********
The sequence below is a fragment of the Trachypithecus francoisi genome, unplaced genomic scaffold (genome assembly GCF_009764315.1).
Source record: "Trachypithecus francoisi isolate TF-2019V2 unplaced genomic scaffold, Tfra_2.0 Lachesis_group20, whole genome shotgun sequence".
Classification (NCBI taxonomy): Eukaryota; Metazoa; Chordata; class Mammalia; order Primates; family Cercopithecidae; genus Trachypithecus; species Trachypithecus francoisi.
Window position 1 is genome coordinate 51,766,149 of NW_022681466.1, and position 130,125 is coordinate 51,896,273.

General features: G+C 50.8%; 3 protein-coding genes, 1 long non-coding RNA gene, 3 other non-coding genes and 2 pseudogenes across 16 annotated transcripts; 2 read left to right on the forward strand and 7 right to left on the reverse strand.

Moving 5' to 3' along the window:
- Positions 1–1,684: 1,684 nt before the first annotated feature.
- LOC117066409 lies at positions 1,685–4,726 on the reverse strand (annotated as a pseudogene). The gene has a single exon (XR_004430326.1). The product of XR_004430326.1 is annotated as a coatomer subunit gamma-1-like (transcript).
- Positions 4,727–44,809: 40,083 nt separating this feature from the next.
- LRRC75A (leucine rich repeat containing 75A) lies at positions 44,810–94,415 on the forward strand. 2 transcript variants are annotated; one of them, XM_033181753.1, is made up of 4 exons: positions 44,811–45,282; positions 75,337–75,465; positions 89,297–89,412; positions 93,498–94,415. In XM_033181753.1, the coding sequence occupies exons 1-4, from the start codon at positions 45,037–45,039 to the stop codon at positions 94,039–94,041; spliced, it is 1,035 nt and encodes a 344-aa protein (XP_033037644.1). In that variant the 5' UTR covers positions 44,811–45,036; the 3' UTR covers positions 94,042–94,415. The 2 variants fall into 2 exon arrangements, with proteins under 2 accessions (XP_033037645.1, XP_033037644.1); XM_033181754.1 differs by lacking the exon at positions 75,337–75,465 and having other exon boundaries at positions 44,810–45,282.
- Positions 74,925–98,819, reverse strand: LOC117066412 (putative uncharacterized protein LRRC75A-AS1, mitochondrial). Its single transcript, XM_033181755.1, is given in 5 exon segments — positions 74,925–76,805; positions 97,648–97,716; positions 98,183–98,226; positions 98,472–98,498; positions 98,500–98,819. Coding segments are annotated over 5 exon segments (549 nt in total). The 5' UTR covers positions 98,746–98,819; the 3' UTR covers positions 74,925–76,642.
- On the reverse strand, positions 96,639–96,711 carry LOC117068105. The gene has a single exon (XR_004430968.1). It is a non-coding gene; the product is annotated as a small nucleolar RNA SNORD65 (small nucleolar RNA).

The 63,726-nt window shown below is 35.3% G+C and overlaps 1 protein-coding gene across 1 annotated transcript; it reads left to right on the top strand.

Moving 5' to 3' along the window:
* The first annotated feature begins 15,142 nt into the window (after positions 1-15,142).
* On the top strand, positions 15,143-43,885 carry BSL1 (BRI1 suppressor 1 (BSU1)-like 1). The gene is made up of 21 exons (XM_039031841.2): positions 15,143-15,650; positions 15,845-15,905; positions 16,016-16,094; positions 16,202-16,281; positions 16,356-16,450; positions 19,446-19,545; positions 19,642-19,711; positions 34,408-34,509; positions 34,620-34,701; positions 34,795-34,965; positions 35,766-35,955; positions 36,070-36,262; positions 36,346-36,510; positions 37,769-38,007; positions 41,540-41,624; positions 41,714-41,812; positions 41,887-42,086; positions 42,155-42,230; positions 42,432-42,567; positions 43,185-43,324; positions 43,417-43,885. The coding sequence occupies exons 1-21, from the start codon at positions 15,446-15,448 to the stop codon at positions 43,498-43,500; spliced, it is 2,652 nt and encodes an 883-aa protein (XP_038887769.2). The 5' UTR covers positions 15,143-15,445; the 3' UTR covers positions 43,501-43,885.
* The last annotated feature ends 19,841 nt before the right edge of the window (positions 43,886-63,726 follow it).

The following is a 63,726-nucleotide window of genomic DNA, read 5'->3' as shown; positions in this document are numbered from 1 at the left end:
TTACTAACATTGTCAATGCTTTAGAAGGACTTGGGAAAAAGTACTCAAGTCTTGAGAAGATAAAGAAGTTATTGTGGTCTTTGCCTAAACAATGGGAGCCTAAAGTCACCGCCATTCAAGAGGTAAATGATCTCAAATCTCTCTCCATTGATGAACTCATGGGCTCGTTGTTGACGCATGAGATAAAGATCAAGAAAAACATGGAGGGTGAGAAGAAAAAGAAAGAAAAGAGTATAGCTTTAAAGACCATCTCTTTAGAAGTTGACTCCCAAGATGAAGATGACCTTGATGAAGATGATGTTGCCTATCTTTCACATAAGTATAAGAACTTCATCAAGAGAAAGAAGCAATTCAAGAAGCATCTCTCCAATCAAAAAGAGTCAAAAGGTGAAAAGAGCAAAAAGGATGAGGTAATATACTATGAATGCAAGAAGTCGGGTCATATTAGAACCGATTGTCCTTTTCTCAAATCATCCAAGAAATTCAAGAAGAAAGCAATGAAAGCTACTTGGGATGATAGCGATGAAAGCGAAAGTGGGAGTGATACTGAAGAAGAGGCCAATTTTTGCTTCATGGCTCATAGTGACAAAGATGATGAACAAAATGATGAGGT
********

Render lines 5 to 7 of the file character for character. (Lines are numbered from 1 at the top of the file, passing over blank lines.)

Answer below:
General features: G+C 50.8%; 3 protein-coding genes, 1 long non-coding RNA gene, 3 other non-coding genes and 2 pseudogenes across 16 annotated transcripts; 2 read left to right on the forward strand and 7 right to left on the reverse strand.

Moving 5' to 3' along the window:
- Positions 1–1,684: 1,684 nt before the first annotated feature.